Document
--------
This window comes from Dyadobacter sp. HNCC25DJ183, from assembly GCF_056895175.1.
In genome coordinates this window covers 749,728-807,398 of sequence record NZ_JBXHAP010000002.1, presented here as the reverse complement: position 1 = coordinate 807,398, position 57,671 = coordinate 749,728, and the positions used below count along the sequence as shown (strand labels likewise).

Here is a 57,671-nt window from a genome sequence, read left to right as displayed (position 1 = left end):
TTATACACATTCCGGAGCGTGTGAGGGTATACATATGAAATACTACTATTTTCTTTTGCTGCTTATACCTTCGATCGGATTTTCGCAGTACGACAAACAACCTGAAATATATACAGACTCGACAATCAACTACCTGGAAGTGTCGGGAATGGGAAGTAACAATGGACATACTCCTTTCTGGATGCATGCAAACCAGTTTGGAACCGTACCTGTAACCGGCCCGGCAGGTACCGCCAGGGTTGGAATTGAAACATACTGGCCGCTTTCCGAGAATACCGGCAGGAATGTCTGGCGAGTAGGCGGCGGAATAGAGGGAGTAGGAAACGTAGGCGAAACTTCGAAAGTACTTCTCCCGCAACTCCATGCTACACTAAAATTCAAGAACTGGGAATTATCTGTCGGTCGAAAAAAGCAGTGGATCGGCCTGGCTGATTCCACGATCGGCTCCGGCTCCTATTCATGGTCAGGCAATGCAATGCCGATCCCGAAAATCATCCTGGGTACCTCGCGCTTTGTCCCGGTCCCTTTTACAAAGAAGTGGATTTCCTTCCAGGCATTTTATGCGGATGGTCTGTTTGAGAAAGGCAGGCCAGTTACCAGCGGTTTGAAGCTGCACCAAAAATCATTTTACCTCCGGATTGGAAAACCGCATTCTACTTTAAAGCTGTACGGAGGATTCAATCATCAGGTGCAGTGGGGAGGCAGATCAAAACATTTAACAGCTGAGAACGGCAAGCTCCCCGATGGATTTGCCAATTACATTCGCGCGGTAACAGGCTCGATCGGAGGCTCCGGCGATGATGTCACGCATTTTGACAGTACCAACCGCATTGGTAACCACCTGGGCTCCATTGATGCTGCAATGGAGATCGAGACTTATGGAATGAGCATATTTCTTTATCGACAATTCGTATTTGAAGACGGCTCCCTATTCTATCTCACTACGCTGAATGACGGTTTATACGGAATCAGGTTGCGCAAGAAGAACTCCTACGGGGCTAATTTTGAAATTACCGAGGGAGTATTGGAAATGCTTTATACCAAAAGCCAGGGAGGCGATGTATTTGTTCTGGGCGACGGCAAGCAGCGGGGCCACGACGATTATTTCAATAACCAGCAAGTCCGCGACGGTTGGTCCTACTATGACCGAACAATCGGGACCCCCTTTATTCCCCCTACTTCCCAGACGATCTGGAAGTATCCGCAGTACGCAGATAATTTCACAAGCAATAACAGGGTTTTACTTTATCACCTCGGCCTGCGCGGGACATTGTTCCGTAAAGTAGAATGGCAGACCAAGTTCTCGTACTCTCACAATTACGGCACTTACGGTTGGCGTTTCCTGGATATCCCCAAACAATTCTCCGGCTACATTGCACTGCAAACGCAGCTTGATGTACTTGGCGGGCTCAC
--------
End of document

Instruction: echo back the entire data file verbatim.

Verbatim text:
This window comes from Dyadobacter sp. HNCC25DJ183, from assembly GCF_056895175.1.
In genome coordinates this window covers 749,728-807,398 of sequence record NZ_JBXHAP010000002.1, presented here as the reverse complement: position 1 = coordinate 807,398, position 57,671 = coordinate 749,728, and the positions used below count along the sequence as shown (strand labels likewise).

Here is a 57,671-nt window from a genome sequence, read left to right as displayed (position 1 = left end):
TTATACACATTCCGGAGCGTGTGAGGGTATACATATGAAATACTACTATTTTCTTTTGCTGCTTATACCTTCGATCGGATTTTCGCAGTACGACAAACAACCTGAAATATATACAGACTCGACAATCAACTACCTGGAAGTGTCGGGAATGGGAAGTAACAATGGACATACTCCTTTCTGGATGCATGCAAACCAGTTTGGAACCGTACCTGTAACCGGCCCGGCAGGTACCGCCAGGGTTGGAATTGAAACATACTGGCCGCTTTCCGAGAATACCGGCAGGAATGTCTGGCGAGTAGGCGGCGGAATAGAGGGAGTAGGAAACGTAGGCGAAACTTCGAAAGTACTTCTCCCGCAACTCCATGCTACACTAAAATTCAAGAACTGGGAATTATCTGTCGGTCGAAAAAAGCAGTGGATCGGCCTGGCTGATTCCACGATCGGCTCCGGCTCCTATTCATGGTCAGGCAATGCAATGCCGATCCCGAAAATCATCCTGGGTACCTCGCGCTTTGTCCCGGTCCCTTTTACAAAGAAGTGGATTTCCTTCCAGGCATTTTATGCGGATGGTCTGTTTGAGAAAGGCAGGCCAGTTACCAGCGGTTTGAAGCTGCACCAAAAATCATTTTACCTCCGGATTGGAAAACCGCATTCTACTTTAAAGCTGTACGGAGGATTCAATCATCAGGTGCAGTGGGGAGGCAGATCAAAACATTTAACAGCTGAGAACGGCAAGCTCCCCGATGGATTTGCCAATTACATTCGCGCGGTAACAGGCTCGATCGGAGGCTCCGGCGATGATGTCACGCATTTTGACAGTACCAACCGCATTGGTAACCACCTGGGCTCCATTGATGCTGCAATGGAGATCGAGACTTATGGAATGAGCATATTTCTTTATCGACAATTCGTATTTGAAGACGGCTCCCTATTCTATCTCACTACGCTGAATGACGGTTTATACGGAATCAGGTTGCGCAAGAAGAACTCCTACGGGGCTAATTTTGAAATTACCGAGGGAGTATTGGAAATGCTTTATACCAAAAGCCAGGGAGGCGATGTATTTGTTCTGGGCGACGGCAAGCAGCGGGGCCACGACGATTATTTCAATAACCAGCAAGTCCGCGACGGTTGGTCCTACTATGACCGAACAATCGGGACCCCCTTTATTCCCCCTACTTCCCAGACGATCTGGAAGTATCCGCAGTACGCAGATAATTTCACAAGCAATAACAGGGTTTTACTTTATCACCTCGGCCTGCGCGGGACATTGTTCCGTAAAGTAGAATGGCAGACCAAGTTCTCGTACTCTCACAATTACGGCACTTACGGTTGGCGTTTCCTGGATATCCCCAAACAATTCTCCGGCTACATTGCACTGCAAACGCAGCTTGATGTACTTGGCGGGCTCAC